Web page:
Familiar territory, especially coming so soon after Assayas' Clean -- this Maggie gets naked more frequently, has a slightly cuter moppet to fight for, and needs to regain the trust of a brother rather than a father-in-law. Performances are terrific across the board, though, and the film works reasonably well scene by scene; even the obligatory why-she's-so-fucked-up explanation, while disappointingly pat, is handled with more finesse than we're accustomed to in movies like this. I don't ever need to hear Ms. Gyllenhaal sing again, however. "Honesty" and "Eternal Flame" are sufficient for one career.
Simply astonishing. I am in awe. So much so, in fact, that I'm now sorely tempted to investigate Shakes the Clown, lest that, too, turn out to be a misunderstood quasi-masterpiece. Any filmmaker eager to offend middlebrow sensibilities could have made a movie about the repercussions that ensue when a nice young woman (Melinda Page Hamilton, in a miraculously naturalistic performance) confesses to having once blown her dog. But it takes a fantastically demented mind and crazy fucking courage (plus arguably an artistic death wish) to conceive of such a ludicrous, revolting scenario and then pitch it as Goldthwait does here -- not (primarily) as sick black comedy, but as a serious, often downright earnest treatise on the potential pitfalls of exposing every crevice of your past and soul to those you love. Yes, there are gags, but a disquieting sweetness and sincerity lurk beneath the admittedly juvenile surface. If only Bobcat-the-director had the chops to really pull it off. Wobbly tone and ass-ugly videography notwithstanding, though, I don't expect to see a more incisive film about long-term romantic relationships this year. Seriously.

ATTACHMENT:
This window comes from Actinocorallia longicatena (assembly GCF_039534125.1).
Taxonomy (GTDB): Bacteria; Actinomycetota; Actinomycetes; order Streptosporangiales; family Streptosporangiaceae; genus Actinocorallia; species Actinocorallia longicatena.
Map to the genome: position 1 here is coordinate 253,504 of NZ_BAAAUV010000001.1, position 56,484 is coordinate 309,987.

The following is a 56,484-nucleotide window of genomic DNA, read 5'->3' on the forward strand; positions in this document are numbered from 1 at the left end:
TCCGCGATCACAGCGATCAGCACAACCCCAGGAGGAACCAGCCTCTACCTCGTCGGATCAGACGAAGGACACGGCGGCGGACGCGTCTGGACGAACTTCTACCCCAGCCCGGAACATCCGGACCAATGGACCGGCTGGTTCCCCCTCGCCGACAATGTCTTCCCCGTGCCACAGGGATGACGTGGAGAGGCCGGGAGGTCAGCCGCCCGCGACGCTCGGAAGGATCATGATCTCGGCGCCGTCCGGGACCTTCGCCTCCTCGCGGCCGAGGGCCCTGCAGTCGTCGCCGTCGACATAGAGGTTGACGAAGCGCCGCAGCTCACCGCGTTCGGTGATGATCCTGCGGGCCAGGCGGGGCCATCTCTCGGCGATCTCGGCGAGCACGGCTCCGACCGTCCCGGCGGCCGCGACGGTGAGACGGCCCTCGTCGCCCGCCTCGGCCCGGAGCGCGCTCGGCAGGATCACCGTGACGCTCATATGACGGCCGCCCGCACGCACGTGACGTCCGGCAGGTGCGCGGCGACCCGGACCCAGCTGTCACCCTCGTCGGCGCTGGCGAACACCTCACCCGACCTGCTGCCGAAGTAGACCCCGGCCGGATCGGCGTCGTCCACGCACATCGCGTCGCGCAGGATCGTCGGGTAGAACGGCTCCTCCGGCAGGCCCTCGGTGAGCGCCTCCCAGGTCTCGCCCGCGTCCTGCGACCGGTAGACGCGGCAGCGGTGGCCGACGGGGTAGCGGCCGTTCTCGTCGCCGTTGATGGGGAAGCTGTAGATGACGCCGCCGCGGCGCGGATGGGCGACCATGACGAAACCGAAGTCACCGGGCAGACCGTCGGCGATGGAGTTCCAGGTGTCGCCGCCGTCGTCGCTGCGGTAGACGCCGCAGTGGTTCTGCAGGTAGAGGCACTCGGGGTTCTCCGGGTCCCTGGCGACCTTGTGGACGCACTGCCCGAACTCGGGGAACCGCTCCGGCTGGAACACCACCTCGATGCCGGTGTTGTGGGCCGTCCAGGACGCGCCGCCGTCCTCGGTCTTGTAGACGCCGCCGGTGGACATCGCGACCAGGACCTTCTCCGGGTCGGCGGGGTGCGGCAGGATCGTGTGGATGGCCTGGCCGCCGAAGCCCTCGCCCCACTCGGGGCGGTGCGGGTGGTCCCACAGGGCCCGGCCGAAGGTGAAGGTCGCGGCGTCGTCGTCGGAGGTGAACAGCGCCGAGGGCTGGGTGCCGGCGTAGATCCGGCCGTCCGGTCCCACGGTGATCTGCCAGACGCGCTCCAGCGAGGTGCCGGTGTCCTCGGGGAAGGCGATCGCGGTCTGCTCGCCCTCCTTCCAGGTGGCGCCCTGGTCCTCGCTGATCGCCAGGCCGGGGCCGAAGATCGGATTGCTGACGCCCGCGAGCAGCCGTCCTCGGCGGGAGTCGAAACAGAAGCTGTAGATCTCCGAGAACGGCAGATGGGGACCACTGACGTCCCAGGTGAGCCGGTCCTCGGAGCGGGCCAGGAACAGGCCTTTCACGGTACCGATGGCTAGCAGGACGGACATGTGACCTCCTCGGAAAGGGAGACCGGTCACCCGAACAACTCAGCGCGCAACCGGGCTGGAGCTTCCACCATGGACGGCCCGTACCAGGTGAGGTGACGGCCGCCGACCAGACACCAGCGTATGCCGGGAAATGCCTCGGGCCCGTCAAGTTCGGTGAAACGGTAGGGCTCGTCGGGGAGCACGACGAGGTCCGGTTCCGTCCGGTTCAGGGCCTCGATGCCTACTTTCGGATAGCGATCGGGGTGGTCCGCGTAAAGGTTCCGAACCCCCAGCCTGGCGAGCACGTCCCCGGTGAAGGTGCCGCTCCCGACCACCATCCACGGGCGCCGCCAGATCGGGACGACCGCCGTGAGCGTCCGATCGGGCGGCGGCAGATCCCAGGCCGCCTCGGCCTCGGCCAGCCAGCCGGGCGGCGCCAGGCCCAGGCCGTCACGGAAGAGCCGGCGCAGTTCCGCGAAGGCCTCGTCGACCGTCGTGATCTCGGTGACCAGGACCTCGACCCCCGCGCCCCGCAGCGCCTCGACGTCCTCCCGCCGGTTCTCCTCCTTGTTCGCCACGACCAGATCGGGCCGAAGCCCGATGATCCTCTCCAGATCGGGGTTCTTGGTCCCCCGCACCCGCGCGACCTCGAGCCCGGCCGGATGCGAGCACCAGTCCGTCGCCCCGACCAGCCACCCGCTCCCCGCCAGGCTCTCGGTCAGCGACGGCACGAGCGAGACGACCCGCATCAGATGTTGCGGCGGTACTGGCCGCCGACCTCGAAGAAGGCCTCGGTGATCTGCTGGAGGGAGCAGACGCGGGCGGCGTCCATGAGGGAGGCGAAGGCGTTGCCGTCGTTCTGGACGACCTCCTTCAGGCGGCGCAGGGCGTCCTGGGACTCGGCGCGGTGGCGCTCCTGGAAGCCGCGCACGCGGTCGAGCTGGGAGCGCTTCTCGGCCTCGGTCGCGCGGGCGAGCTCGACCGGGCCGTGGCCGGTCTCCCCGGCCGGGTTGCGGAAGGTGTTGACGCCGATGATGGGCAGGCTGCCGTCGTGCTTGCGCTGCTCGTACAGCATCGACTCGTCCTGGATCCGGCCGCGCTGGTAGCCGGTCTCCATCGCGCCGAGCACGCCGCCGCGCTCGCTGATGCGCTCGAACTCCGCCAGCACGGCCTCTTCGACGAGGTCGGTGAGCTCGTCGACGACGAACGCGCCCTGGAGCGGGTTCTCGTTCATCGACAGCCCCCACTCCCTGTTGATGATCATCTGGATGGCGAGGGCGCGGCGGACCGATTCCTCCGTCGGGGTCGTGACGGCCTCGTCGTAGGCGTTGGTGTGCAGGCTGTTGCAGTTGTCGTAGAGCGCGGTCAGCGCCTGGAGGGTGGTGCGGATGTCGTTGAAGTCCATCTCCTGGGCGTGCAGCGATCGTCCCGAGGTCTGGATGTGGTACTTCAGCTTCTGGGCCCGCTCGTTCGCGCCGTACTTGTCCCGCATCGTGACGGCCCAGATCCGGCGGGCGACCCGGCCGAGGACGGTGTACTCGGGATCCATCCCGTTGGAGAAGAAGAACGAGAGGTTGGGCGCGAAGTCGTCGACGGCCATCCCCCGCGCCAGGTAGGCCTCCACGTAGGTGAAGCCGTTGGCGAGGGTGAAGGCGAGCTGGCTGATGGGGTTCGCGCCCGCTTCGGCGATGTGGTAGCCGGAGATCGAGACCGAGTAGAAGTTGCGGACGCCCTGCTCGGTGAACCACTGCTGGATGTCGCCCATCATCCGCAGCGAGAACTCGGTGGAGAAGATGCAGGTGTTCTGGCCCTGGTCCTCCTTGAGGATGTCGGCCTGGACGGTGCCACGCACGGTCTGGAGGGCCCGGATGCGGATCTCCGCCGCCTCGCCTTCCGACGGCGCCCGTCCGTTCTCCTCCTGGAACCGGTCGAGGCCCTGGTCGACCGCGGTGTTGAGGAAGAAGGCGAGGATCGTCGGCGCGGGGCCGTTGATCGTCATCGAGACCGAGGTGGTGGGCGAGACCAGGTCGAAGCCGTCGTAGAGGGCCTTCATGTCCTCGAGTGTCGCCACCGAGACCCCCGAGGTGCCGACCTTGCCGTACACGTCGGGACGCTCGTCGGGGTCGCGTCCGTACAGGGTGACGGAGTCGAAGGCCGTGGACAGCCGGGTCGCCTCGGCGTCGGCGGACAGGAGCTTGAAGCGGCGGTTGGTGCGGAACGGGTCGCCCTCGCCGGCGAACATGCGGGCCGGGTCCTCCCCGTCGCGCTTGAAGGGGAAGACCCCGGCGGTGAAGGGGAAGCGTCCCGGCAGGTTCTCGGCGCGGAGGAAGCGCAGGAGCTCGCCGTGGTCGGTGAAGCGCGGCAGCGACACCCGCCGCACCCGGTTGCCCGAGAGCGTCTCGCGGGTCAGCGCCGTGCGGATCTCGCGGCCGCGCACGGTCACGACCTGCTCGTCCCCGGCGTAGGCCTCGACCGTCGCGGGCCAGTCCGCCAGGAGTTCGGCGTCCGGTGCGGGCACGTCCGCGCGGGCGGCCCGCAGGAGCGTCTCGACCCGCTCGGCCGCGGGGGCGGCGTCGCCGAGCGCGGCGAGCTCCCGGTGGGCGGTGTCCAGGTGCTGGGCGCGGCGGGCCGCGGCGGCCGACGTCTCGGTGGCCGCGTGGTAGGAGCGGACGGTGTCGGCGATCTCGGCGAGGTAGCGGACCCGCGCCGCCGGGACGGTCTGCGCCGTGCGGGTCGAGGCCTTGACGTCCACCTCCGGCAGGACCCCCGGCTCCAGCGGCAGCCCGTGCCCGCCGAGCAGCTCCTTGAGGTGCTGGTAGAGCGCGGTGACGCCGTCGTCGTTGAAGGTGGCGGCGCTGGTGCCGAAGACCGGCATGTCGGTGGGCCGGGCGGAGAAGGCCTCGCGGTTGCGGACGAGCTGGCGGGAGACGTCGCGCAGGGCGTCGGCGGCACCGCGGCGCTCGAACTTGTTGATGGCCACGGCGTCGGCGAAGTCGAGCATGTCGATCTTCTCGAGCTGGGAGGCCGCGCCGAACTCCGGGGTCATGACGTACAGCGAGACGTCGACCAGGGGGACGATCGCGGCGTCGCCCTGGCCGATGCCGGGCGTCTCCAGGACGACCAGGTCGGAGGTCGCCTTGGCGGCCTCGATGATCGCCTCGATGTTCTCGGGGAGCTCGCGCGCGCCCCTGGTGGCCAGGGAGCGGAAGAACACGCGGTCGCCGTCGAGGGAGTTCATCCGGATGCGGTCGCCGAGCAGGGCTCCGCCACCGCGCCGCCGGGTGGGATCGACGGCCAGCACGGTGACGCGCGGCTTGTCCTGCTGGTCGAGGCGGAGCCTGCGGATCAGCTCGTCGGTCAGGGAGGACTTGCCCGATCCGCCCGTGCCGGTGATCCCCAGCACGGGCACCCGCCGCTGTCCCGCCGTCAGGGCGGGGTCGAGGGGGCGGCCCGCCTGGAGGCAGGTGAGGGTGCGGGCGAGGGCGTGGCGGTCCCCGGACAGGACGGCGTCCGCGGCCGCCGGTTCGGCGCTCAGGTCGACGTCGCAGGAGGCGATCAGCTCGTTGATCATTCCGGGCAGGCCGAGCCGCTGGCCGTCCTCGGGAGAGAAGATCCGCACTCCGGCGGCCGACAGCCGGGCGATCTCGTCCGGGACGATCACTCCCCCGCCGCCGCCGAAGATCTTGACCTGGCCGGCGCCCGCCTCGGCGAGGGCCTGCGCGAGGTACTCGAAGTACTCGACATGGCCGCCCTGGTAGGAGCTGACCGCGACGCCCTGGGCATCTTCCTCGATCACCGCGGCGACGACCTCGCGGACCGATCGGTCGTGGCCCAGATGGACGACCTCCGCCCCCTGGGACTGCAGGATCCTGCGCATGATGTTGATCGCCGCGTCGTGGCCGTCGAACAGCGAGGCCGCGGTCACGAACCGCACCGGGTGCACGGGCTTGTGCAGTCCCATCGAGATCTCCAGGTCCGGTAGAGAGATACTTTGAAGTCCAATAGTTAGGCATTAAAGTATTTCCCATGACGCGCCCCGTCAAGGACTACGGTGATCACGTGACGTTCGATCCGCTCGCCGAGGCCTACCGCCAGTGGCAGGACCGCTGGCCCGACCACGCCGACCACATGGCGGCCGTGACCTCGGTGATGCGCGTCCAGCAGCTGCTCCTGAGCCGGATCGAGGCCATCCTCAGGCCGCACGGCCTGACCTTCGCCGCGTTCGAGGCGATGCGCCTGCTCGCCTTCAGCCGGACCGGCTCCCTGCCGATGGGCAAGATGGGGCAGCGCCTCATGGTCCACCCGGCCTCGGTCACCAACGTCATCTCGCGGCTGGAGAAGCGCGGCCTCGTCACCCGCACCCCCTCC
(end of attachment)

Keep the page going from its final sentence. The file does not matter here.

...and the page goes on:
I don't have anything to say about this one. It's fine. I just never connected with it. No particular flaws that I can point to, but nothing remotely inspired, either. I will have no memory of Steel City a year from now, guaranteed.
No way in hell is this one getting a doggedly faithful American remake -- Hollywood could keep a passel of script doctors hopping for months just injecting some personality into the tediously recessive protagonist (an epileptic taxidermist? talk about desperately grasping for metaphor) and whittling down the obscenely bloated 134-minute running time. And if you're going to retain one of the leads from Nine Queens, for god's sake make it Gastón Pauls, not Ricardo Darín.